An Angel in Disguise: Summary & Quotes

An Angel in Disguise: Summary & Quotes
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Lesson Transcript
Instructor: Ivy Roberts

Ivy Roberts is an adjunct instructor in English, film/media studies and interdisciplinary studies.

This lesson explores the plot of ''An Angel in Disguise'' (T.S. Arthur, 1851) through quotes from the short story. We will learn about the setting, the characters, and facts about their destitute way of life in 19th-century rural America.

An Angel in Disguise Background

''An Angel in Disguise'' is a short story written in 1851 by American author T.S. Arthur. The story is set against the backdrop of a poor rural village. It's the kind of place where everyone has problems of their own. Everyone tries to be good while living within their means. That's why the death of a drunken beggar woman brings little sympathy from the villagers. The three orphaned children she leaves behind, however, deserve charity because they can't fend for themselves. ''An Angel in Disguise'' plucks at the heartstrings, making readers question their capacity for charity and compassion.

An Angel in Disguise Summary

An unnamed pauper woman dies from excessive alcohol use. A pauper is a poor person, though not necessarily a beggar or a charity case. She was something of the town pariah: ''This woman had been despised, scoffed at, and angrily denounced by nearly every man, woman, and child in the village; but now, as the fact of her death was passed from lip to lip, in subdued tones, pity took the place of anger, and sorrow of denunciation.'' Following her sudden death, the villagers take pity on her and the three orphan children she has left behind. The villagers take up a collection and put together a modest funeral.

As for the children, 12-year-old John is old enough to work. Farmer Jones adopts the boy because he will be of good use in fieldwork. Mrs. Ellis begrudgingly adopts Kate, who is still a few years too young to go to work in a factory. Mrs. Ellis complains about the responsibility involved in taking on an undisciplined orphan.

But no one says ''I'll take Maggie.'' Maggie, the third and youngest child, suffered an injury to her back as a child, and as a result she's bedridden. Nobody knows what to do about Maggie. Lacking a better option, some villagers assume she will have to be taken to the poorhouse. Today, the word can sometimes be heard thrown around figuratively, but in the 19th century, the poorhouse was a very real place, a government-funded facility where paupers lived and worked. They were sometimes also called ''almshouses'', especially when funded by a church or other charitable fund.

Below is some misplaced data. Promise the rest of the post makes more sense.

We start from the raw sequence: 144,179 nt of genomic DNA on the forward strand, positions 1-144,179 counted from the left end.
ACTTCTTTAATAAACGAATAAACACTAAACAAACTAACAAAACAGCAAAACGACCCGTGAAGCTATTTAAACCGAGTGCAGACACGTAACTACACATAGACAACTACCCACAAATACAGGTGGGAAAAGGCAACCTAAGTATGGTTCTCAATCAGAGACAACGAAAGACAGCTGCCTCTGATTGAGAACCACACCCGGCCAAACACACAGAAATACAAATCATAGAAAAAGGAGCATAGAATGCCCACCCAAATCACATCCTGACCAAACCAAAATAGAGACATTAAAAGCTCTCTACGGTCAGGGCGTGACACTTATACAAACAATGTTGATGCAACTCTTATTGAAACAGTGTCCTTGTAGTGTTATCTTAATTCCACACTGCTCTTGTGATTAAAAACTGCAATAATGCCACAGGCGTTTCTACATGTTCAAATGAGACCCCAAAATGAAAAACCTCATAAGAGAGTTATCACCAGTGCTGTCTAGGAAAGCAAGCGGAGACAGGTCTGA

Alms to the Poor
alms

After the funeral, the villagers return to their everyday business. Joe Thompson lingers. He works in the village as a wheelwright, who is a tradesman who makes wooden wheels for wagons and carts. Maggie is still laying in her bed, alone in the hovel. Joe feels an aching responsibility. '''O, Mr. Thompson!' she cried out, catching her suspended breath, 'don't leave me here all alone!'''

Joe takes pity on the helpless child. He likes children, though he and his wife are childless. The difficult part, he knows, will come when he has to convince his wife. Jane ''was not a woman of saintly temper, nor much given to self-denial for others' good, and Joe had well-grounded doubts touching the manner of greeting he should receive on his arrival.''

Joe confronts his wife wearing ''a firmly set countenance and a resolute pair of eyes.'' Joe draws on the Bible in order to appeal to Jane's compassion. Joe may not be the most devout Christian, but he knows about Scripture: ''I read in the Bible sometimes, and find much said about little children. How the Savior rebuked the disciples who would not receive them; how he took them up in his arms, and blessed them.''

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